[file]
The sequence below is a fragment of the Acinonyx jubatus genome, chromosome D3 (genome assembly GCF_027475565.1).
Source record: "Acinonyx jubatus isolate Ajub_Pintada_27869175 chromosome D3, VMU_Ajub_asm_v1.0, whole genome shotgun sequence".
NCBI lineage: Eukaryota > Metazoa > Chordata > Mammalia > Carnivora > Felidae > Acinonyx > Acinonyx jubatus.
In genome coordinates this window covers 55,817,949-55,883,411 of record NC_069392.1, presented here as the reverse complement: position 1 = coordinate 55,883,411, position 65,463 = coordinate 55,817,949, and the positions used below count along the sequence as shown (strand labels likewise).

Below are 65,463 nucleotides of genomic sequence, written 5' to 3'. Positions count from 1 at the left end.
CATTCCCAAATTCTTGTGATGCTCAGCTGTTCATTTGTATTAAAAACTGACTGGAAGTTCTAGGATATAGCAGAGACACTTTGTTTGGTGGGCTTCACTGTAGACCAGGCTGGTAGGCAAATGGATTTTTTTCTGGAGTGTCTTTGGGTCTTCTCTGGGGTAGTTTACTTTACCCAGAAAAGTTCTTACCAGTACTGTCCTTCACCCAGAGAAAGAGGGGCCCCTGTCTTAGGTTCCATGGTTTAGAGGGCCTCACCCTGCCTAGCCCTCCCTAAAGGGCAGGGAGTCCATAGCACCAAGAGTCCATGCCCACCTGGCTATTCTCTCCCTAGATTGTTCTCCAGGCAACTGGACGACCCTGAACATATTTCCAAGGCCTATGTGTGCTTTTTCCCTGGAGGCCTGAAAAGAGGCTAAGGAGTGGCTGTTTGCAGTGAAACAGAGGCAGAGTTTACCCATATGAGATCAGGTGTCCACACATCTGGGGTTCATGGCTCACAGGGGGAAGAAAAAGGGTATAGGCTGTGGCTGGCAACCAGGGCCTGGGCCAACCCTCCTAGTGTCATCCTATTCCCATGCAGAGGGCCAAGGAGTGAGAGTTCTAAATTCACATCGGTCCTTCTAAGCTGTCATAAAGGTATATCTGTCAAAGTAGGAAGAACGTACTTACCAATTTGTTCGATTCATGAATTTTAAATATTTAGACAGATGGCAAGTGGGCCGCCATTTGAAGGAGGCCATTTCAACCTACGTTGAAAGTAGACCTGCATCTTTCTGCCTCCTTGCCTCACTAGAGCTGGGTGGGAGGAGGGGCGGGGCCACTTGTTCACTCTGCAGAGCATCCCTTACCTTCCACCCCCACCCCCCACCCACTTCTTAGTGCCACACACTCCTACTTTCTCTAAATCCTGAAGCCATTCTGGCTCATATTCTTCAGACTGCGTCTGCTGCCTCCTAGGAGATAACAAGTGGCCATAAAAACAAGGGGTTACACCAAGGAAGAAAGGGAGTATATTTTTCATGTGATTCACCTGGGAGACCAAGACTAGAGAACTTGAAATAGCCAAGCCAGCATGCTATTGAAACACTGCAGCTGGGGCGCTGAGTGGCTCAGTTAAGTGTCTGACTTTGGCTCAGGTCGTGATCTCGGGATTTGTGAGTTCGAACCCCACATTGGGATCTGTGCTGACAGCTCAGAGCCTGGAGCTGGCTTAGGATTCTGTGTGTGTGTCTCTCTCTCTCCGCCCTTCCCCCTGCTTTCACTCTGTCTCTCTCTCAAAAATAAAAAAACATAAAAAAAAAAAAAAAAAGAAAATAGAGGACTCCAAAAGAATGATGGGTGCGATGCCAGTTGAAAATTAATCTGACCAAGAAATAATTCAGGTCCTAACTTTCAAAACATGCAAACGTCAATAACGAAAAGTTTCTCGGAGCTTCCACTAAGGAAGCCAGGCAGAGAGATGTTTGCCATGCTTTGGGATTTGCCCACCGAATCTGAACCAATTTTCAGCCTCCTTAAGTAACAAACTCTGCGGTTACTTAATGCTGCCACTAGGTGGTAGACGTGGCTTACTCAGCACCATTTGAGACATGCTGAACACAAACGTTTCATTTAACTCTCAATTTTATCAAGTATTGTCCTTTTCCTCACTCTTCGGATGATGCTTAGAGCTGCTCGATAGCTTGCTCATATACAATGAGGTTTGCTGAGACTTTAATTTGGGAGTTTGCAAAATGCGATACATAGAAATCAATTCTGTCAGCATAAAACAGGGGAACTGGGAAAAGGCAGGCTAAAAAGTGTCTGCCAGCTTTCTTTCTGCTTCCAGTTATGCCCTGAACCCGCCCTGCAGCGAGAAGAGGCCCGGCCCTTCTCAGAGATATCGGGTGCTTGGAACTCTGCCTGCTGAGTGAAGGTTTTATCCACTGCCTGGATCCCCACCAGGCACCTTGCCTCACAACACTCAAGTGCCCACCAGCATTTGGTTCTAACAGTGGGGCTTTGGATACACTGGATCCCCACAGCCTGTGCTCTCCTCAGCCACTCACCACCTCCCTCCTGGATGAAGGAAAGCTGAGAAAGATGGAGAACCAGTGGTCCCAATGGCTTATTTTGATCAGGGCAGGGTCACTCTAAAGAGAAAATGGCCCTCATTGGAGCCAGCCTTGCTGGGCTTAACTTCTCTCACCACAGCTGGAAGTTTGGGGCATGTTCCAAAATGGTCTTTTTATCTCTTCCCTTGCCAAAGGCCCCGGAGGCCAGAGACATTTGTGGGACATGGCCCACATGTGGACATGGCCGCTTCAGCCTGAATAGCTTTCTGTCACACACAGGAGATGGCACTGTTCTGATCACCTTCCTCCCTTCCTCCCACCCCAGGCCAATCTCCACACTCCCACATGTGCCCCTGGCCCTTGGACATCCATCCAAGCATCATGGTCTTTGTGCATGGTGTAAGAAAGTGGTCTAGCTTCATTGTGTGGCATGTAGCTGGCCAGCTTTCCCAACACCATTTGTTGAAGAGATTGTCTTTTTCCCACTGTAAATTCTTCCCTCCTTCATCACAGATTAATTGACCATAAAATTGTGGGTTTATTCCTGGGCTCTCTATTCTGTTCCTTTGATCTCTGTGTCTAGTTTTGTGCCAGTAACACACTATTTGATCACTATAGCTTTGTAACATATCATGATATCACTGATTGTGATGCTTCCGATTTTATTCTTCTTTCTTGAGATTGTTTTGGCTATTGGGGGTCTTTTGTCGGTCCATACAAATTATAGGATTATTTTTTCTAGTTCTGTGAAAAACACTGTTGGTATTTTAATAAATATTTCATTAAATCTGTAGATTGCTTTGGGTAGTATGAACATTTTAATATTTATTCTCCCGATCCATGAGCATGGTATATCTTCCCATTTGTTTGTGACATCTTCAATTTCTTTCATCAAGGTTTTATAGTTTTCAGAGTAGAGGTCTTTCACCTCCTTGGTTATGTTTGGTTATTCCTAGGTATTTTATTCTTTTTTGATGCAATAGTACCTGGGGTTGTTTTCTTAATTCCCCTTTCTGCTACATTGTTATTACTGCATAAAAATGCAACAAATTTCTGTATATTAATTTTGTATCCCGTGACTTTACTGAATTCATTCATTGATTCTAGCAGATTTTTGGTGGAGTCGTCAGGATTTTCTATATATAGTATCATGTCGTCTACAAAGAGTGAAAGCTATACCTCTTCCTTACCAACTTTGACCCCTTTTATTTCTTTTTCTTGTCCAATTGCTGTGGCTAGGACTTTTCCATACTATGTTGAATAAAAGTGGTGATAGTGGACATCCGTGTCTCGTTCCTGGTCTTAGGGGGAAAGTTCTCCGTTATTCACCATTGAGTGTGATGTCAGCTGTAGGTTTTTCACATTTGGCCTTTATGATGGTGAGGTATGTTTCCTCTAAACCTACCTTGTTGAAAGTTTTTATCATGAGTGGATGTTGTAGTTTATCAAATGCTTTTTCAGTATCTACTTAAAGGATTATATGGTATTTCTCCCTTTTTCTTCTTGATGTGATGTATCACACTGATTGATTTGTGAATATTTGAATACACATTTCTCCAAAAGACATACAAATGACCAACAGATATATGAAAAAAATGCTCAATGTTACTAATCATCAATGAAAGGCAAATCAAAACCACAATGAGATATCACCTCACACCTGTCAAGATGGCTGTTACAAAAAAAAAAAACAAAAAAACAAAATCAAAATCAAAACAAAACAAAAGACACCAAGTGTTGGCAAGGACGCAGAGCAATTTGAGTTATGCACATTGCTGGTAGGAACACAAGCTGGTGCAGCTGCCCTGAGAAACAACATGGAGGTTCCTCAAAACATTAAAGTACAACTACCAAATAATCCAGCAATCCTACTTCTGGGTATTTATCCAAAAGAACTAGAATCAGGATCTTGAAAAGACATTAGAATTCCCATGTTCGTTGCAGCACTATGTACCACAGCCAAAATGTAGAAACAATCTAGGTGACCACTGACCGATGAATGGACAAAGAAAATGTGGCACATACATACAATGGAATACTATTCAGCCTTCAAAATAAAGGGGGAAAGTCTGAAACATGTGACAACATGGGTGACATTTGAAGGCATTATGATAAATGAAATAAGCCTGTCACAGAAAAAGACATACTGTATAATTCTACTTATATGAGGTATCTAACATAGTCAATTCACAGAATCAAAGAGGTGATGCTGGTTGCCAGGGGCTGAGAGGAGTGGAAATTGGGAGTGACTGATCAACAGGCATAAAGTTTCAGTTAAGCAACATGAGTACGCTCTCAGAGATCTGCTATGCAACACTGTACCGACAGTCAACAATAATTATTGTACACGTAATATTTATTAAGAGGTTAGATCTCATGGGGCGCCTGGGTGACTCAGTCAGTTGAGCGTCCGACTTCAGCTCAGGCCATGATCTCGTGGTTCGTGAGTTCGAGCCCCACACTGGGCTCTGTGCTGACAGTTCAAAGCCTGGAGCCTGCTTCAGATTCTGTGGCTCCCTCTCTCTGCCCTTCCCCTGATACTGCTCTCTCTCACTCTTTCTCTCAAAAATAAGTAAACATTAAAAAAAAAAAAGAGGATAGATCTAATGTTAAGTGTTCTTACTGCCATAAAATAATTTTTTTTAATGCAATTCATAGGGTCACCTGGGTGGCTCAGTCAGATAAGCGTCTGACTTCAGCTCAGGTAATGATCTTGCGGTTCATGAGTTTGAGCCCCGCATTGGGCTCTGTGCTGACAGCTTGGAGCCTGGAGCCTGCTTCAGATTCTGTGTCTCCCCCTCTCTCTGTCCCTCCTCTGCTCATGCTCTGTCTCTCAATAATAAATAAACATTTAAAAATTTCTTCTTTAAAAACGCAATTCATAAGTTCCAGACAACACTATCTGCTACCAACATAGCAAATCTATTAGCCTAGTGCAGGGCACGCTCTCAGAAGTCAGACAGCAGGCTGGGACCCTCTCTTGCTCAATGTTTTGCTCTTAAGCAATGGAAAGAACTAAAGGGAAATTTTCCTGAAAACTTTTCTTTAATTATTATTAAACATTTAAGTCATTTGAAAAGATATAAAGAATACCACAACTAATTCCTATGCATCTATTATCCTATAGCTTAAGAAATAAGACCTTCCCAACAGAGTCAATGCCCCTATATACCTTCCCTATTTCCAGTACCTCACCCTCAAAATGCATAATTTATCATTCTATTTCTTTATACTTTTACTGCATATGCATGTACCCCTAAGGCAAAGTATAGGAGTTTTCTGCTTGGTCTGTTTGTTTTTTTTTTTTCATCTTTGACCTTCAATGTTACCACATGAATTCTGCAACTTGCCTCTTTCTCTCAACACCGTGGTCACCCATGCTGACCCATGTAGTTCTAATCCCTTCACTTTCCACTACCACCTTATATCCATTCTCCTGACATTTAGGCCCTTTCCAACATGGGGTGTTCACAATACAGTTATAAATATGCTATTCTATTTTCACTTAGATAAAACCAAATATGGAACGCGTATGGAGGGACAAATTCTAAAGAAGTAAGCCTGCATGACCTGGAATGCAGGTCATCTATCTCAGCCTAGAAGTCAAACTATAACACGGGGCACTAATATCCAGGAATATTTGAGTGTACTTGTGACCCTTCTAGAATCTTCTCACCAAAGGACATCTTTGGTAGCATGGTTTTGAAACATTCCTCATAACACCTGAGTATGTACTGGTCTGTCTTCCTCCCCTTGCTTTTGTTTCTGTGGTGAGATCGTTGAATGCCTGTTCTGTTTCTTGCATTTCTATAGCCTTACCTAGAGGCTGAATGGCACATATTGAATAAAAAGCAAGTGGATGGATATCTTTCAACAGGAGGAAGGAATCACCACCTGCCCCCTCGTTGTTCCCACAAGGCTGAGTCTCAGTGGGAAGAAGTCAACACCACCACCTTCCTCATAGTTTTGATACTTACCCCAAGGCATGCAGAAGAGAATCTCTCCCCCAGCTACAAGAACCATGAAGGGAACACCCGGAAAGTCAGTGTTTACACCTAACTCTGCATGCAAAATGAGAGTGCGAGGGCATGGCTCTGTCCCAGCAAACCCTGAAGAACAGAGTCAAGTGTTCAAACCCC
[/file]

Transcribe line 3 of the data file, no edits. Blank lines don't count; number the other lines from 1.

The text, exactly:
NCBI lineage: Eukaryota > Metazoa > Chordata > Mammalia > Carnivora > Felidae > Acinonyx > Acinonyx jubatus.